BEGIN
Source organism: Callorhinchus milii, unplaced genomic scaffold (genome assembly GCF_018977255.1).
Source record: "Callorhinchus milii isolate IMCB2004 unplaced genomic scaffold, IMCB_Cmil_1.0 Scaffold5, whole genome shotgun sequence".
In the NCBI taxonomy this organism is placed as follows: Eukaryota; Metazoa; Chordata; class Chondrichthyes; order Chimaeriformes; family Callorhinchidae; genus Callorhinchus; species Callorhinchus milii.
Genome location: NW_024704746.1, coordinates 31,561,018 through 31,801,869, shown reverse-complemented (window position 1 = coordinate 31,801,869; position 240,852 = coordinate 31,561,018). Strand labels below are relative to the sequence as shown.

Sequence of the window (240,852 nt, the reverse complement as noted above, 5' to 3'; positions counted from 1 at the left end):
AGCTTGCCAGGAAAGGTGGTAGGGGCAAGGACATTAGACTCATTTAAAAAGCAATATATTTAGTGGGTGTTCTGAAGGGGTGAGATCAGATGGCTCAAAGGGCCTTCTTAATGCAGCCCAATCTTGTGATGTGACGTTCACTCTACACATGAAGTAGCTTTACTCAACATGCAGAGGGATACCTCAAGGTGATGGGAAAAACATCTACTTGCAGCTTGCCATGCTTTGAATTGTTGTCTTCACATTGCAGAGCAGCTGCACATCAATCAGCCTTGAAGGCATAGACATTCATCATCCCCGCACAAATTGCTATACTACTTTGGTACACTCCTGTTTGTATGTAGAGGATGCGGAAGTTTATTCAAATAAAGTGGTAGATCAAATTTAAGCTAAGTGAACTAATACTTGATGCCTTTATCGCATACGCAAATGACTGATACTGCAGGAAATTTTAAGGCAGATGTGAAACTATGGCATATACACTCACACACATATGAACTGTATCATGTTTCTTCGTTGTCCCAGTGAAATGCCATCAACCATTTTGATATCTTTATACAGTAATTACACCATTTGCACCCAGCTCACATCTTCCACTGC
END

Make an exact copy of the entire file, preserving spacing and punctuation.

Source organism: Callorhinchus milii, unplaced genomic scaffold (genome assembly GCF_018977255.1).
Source record: "Callorhinchus milii isolate IMCB2004 unplaced genomic scaffold, IMCB_Cmil_1.0 Scaffold5, whole genome shotgun sequence".
In the NCBI taxonomy this organism is placed as follows: Eukaryota; Metazoa; Chordata; class Chondrichthyes; order Chimaeriformes; family Callorhinchidae; genus Callorhinchus; species Callorhinchus milii.
Genome location: NW_024704746.1, coordinates 31,561,018 through 31,801,869, shown reverse-complemented (window position 1 = coordinate 31,801,869; position 240,852 = coordinate 31,561,018). Strand labels below are relative to the sequence as shown.

Sequence of the window (240,852 nt, the reverse complement as noted above, 5' to 3'; positions counted from 1 at the left end):
AGCTTGCCAGGAAAGGTGGTAGGGGCAAGGACATTAGACTCATTTAAAAAGCAATATATTTAGTGGGTGTTCTGAAGGGGTGAGATCAGATGGCTCAAAGGGCCTTCTTAATGCAGCCCAATCTTGTGATGTGACGTTCACTCTACACATGAAGTAGCTTTACTCAACATGCAGAGGGATACCTCAAGGTGATGGGAAAAACATCTACTTGCAGCTTGCCATGCTTTGAATTGTTGTCTTCACATTGCAGAGCAGCTGCACATCAATCAGCCTTGAAGGCATAGACATTCATCATCCCCGCACAAATTGCTATACTACTTTGGTACACTCCTGTTTGTATGTAGAGGATGCGGAAGTTTATTCAAATAAAGTGGTAGATCAAATTTAAGCTAAGTGAACTAATACTTGATGCCTTTATCGCATACGCAAATGACTGATACTGCAGGAAATTTTAAGGCAGATGTGAAACTATGGCATATACACTCACACACATATGAACTGTATCATGTTTCTTCGTTGTCCCAGTGAAATGCCATCAACCATTTTGATATCTTTATACAGTAATTACACCATTTGCACCCAGCTCACATCTTCCACTGC